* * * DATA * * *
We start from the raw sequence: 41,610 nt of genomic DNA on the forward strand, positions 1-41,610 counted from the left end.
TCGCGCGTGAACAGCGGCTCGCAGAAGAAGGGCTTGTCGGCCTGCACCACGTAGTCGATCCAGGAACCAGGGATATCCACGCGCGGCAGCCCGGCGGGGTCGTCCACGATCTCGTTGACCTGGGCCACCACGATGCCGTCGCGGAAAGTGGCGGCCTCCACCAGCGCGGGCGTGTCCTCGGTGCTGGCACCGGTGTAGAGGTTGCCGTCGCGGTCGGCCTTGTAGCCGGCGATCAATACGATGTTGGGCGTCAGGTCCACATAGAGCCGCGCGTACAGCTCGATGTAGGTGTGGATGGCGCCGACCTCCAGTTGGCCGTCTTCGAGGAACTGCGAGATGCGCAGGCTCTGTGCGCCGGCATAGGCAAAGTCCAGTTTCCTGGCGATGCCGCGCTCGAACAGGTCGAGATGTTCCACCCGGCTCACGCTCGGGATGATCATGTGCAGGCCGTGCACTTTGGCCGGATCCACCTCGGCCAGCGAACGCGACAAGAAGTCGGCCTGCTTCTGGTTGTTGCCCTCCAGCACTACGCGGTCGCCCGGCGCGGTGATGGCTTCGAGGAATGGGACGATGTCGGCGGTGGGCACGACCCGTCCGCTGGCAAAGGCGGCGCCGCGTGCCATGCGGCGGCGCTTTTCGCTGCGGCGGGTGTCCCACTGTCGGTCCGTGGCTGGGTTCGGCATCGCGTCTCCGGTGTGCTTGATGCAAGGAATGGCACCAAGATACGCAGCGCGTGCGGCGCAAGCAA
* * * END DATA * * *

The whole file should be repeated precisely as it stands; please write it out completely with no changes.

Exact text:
We start from the raw sequence: 41,610 nt of genomic DNA on the forward strand, positions 1-41,610 counted from the left end.
TCGCGCGTGAACAGCGGCTCGCAGAAGAAGGGCTTGTCGGCCTGCACCACGTAGTCGATCCAGGAACCAGGGATATCCACGCGCGGCAGCCCGGCGGGGTCGTCCACGATCTCGTTGACCTGGGCCACCACGATGCCGTCGCGGAAAGTGGCGGCCTCCACCAGCGCGGGCGTGTCCTCGGTGCTGGCACCGGTGTAGAGGTTGCCGTCGCGGTCGGCCTTGTAGCCGGCGATCAATACGATGTTGGGCGTCAGGTCCACATAGAGCCGCGCGTACAGCTCGATGTAGGTGTGGATGGCGCCGACCTCCAGTTGGCCGTCTTCGAGGAACTGCGAGATGCGCAGGCTCTGTGCGCCGGCATAGGCAAAGTCCAGTTTCCTGGCGATGCCGCGCTCGAACAGGTCGAGATGTTCCACCCGGCTCACGCTCGGGATGATCATGTGCAGGCCGTGCACTTTGGCCGGATCCACCTCGGCCAGCGAACGCGACAAGAAGTCGGCCTGCTTCTGGTTGTTGCCCTCCAGCACTACGCGGTCGCCCGGCGCGGTGATGGCTTCGAGGAATGGGACGATGTCGGCGGTGGGCACGACCCGTCCGCTGGCAAAGGCGGCGCCGCGTGCCATGCGGCGGCGCTTTTCGCTGCGGCGGGTGTCCCACTGTCGGTCCGTGGCTGGGTTCGGCATCGCGTCTCCGGTGTGCTTGATGCAAGGAATGGCACCAAGATACGCAGCGCGTGCGGCGCAAGCAA